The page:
The troubled Education Plus Academy Cyber Charter School, which closed its six learning centers across the state and laid off 30 staffers earlier this week, has laid off the rest of its staff amid questions about its ability to continue to operate.
Nicholas Torres, founding CEO of the cyber, based in Wayne, said Friday that the school had no choice after its bank shut down its line of credit. Without those funds, he said, the school was unable to meet payroll or pay for benefits.
He said that Meridian Bank of Malvern had also frozen the school's account.
The 15 cyber employees remaining after the Tuesday layoffs were notified by email that they were being laid off.
A special board meeting has been scheduled for Tuesday to "determine next steps regarding staff and school operations."
Torres said that if Education Plus obtains financing, it could rehire staff and resume operations.
In the interim, he said, the 540 K-8 students statewide who are enrolled at Ed Plus will be able to continue to use the online curriculum modules that are available on their school-issued Chromebooks, but will not be able to consult with teachers.
Torres has blamed the school's financial problems on the state budget impasse, and said that it is owed an unspecified amount of money from the state and districts whose students are enrolled at the cyber school. But former staffers said questionable management decisions by the school's administrators and board were also a factor in the school's fiscal woes.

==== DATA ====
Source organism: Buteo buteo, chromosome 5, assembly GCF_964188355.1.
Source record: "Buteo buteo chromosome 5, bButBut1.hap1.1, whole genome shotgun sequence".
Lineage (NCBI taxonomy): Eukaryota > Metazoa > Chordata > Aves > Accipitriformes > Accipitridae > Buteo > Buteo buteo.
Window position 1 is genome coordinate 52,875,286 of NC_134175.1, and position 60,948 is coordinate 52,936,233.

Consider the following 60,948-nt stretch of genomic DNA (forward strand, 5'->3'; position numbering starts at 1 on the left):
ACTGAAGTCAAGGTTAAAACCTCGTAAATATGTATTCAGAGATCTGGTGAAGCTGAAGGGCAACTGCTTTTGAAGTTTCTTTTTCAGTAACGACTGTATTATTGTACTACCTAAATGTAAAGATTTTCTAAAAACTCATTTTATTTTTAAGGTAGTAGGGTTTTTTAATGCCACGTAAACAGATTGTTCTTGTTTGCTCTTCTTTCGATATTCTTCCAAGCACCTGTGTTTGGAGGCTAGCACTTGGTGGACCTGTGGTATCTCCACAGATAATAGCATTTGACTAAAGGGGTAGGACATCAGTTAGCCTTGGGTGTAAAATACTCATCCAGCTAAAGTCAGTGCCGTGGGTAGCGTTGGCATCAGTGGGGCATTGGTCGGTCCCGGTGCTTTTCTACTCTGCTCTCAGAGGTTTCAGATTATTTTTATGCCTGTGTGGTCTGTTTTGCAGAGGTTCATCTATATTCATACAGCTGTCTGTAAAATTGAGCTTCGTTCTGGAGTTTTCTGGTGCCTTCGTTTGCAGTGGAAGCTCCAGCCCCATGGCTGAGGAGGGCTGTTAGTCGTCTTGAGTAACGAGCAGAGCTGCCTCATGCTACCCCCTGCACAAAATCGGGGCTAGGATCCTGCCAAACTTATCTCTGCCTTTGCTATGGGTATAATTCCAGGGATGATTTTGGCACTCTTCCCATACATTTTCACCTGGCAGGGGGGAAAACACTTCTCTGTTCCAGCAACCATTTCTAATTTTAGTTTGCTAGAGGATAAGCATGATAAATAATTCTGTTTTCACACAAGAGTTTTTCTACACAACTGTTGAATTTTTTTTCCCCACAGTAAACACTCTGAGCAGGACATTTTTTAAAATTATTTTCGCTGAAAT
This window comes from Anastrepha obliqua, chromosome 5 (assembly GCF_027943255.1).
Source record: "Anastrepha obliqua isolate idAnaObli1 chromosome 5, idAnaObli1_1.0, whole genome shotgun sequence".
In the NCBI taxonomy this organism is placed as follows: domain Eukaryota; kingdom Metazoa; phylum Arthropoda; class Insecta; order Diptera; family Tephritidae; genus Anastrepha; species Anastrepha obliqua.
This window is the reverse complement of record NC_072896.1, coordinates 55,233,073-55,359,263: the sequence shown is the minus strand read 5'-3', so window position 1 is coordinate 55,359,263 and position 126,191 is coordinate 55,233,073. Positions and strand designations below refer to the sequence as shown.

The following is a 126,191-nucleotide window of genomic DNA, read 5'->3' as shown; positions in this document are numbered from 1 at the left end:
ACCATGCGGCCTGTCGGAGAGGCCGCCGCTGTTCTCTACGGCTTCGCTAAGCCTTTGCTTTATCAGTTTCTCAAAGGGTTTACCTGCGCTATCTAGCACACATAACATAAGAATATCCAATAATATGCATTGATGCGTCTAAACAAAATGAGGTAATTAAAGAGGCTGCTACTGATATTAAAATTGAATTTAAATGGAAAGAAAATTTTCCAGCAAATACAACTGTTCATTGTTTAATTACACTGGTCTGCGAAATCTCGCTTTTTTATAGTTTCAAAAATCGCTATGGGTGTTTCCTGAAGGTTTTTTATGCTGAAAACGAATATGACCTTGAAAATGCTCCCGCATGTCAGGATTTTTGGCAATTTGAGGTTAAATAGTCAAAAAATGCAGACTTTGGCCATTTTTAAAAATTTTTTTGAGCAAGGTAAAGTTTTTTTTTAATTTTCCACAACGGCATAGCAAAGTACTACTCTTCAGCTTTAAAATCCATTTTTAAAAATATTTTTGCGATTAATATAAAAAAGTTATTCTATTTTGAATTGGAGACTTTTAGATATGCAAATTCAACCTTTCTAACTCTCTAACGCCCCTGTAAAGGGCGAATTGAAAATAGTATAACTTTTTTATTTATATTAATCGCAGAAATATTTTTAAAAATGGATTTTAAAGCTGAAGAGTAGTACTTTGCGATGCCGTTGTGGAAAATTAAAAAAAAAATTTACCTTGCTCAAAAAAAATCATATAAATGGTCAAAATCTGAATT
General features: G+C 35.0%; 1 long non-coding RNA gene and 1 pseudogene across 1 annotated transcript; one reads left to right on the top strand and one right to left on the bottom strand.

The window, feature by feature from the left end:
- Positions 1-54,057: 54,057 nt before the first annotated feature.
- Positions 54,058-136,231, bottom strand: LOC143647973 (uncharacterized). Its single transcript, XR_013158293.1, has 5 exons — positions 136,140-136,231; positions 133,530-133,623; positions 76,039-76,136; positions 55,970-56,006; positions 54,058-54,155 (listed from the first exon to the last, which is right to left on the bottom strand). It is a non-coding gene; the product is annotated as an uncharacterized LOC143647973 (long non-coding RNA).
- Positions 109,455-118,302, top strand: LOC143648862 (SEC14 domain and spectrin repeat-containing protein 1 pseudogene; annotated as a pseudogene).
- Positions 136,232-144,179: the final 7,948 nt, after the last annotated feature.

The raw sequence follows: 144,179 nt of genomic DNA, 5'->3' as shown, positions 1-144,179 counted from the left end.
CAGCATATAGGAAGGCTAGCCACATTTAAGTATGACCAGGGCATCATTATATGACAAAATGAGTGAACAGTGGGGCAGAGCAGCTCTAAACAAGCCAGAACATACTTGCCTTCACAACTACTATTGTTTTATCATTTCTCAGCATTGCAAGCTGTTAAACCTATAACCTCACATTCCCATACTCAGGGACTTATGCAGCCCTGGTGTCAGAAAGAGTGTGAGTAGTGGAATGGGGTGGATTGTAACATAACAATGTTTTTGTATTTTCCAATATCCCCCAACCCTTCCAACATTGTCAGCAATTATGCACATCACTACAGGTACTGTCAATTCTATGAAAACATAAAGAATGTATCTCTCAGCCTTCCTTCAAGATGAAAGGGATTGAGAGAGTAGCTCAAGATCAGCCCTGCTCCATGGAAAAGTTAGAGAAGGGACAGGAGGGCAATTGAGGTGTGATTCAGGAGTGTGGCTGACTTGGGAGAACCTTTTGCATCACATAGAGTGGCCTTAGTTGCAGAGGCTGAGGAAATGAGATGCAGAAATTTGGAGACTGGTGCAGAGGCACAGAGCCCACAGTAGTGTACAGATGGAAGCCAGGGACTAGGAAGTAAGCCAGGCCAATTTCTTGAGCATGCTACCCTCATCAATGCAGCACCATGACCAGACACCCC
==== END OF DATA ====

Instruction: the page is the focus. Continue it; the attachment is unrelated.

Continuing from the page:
Former teachers said they had been told that they would not be paid for their last three weeks of work.
Education Plus ran into trouble with the state in recent months for operating more like a bricks-and-mortar charter school than a cyber one.
Amid growing financial problems and state pressure to comply with its 2012 charter, Education Plus in late August closed five learning and tutoring centers statewide and laid off some staff.
On Tuesday, Education Plus officials said they were closing the school's six remaining learning centers. Those shutterings affected 418 students, including 260 in the Philadelphia area, who had been traveling to the centers to receive online instruction in classrooms. Torres said then that those students would have access to online instruction in their homes - the same as the 130 Ed Plus students who took only virtual classes.
The cyber, which opened in 2012, had focused on students with special learning needs.
It was one of the 13 cyber charters in Pennsylvania, which enroll more than 35,000 students.